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Keeping Critters Out of Your Campsite or Cabin

Keeping Critters Out of Your Campsite or Cabin

As warm weather sets in and you look to enjoy nature, keep in mind that there are many animals that have the same plans you do. Through the spring and summer, insects and other animals all set out to make the most of their few months in the warmth before fall triggers declining temperatures. For this reason alone, you need to learn how to get along with these natural denizens and avoid attracting them during camping trips.


Nothing ruins a vacation like an uninvited animal – or swarm of them – that won’t go away. Whether it is a harmless insect that won’t leave you alone, or a bug or rodent known to carry transmissible diseases, the ability to repel pests can be the saving factor in your camping experience.

When not cooking or eating food, keep it secured in containers that seal, and consider cups with lids rather than open cans, bottles or mugs. Repellents are available in both chemical and natural forms, but make sure to read the labels so you know what animals they work – or don’t work – against. You may need several of these products, depending on what is commonly found in the area.


Use insect-repelling sprays or lotions for your skin, especially if you plan to do some hiking among high vegetation. And have a handy tick remover, as can be found in any pet supply store, in case one happens to attach itself to you. Make sure to check yourself thoroughly after such treks, as you could easily pick one of these bloodsuckers up without your knowledge.

If you come across a snake or scorpion, avoid them at all costs. And if one makes its way into your campground, move away and allow it to continue on unthreatened. A bite or sting will require medical attention, not to mention how badly it would hurt, so err on the side of caution.

Rodents may carry disease, so treat these critters with the same level of seriousness and keep away from them too. As they are drawn to refuse, keeping your camp as clean and garbage-free as possible will go a long way. To recap:

  • Keep unused food sealed
  • Use sprays/lotions to repel insects
  • Check after hikes for ticks
  • Avoid wild animals that may bite or sting
  • Remove garbage and discarded food


Pests in Cabins


If you stay in a cabin, the same rules apply concerning keeping the area clean and free of smelly garbage. But since a cabin isn’t as exposed and offers more opportunity for protection, you might as well take advantage of this. Keep doors closed and sweep up inside, outside and in front of entrances.

If you own the cabin, make sure that there aren’t any holes or cracks that can be exploited by critters or insects. Use caulk on any you find, and pay special attention to doors and windows. Weather stripping and a self-closing door hinge will add to the security of your retreat.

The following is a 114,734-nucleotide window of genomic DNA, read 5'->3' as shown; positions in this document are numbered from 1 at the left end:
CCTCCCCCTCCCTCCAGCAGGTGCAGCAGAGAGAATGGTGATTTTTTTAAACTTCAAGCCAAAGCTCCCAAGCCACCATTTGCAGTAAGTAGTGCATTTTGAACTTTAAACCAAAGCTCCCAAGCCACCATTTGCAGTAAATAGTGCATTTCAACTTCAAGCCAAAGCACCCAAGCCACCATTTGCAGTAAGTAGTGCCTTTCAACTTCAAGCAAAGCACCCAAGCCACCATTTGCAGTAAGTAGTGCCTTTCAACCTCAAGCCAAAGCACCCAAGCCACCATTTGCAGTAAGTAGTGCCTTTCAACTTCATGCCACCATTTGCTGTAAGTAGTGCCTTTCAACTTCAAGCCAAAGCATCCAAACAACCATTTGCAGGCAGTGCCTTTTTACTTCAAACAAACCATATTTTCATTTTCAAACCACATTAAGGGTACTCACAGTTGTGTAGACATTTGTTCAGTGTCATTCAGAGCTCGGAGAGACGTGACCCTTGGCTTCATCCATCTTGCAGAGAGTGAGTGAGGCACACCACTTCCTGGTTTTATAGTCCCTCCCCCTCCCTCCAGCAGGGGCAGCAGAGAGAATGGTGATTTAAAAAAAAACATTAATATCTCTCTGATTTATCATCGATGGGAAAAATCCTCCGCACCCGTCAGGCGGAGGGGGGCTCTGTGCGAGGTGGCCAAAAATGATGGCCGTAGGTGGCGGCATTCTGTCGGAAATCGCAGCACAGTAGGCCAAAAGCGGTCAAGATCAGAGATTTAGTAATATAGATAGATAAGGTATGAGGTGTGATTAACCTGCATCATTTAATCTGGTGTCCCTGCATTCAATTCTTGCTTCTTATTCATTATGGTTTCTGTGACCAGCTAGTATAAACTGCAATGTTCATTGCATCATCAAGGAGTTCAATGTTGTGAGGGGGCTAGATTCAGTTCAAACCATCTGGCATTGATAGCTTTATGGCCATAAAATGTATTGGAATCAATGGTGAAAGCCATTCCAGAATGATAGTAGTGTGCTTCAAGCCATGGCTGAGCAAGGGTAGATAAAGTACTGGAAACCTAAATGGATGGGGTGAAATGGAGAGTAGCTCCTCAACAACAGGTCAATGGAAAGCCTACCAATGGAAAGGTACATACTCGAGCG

Common Critters

  • Mosquitoes – besides leaving behind bites that are itchy and sometimes painful, they are also able to transmit diseases through these bites, making them a more serious pest
  • Mice – these pests can squeeze their way into openings the size of a dime and carry diseases that may be spread through their droppings or from a bite
  • Opossums – a nocturnal garbage raider, the opossum has a strange defense method of dropping unconscious, as if dead, giving birth to the term “playing possum”
  • Raccoons – these disease-carrying critters are known to knock over trash cans in search of anything edible while you try to sleep
  • Skunks – aside from carrying diseases, skunks are famous for shooting a powerfully foul-smelling spray which is extremely hard to remove from your clothes, hair or skin
  • Squirrels – these rodents are not skittish about approaching people and love to raid your food stores

Visit our learning center page for tips on dealing with several troublesome critters and an assortment of products you can use to repel or trap them.

An Additional Note Regarding Bears

If you are staying in an area that has a bear population, there is an added danger that should not be disregarded. While the statistics may show that there is a small number of fatalities due to bear attacks, the threat is still very real. Do not feed bears, either intentionally or unintentionally by leaving out food that they may steal, and invest in bear-proof containers.

bear on cabin porch

It may not have the reputation of a grizzly bear, but the black bear may also overpower and kill a person. Since you are not part of its diet and it is drawn to your cooking instead, try to find a clearing for your cookout spot, so none can sneak up on you. Place your cooking area far enough away from where you sleep. The smell of your feast will linger even after you have cleaned up, and when the bear searches for any leftovers, it would not be wise to suggest that your tent is the source of the odors.

Stay Safe While Camping

The best way to ensure that you have a good time in the wild is to remember that it isn’t called “the wild” for no reason. Familiarize yourself with the dangers known to exist in the area where you intend to stay, and take steps to protect yourself and anyone that comes along with you.

We invite you to share your camping photos and tips on our Facebook page and let us know about your safe, adventurous excursions in the great outdoors this summer. Subscribe to our eNewsletter for more helpful tips and exclusive updates from Havahart®.

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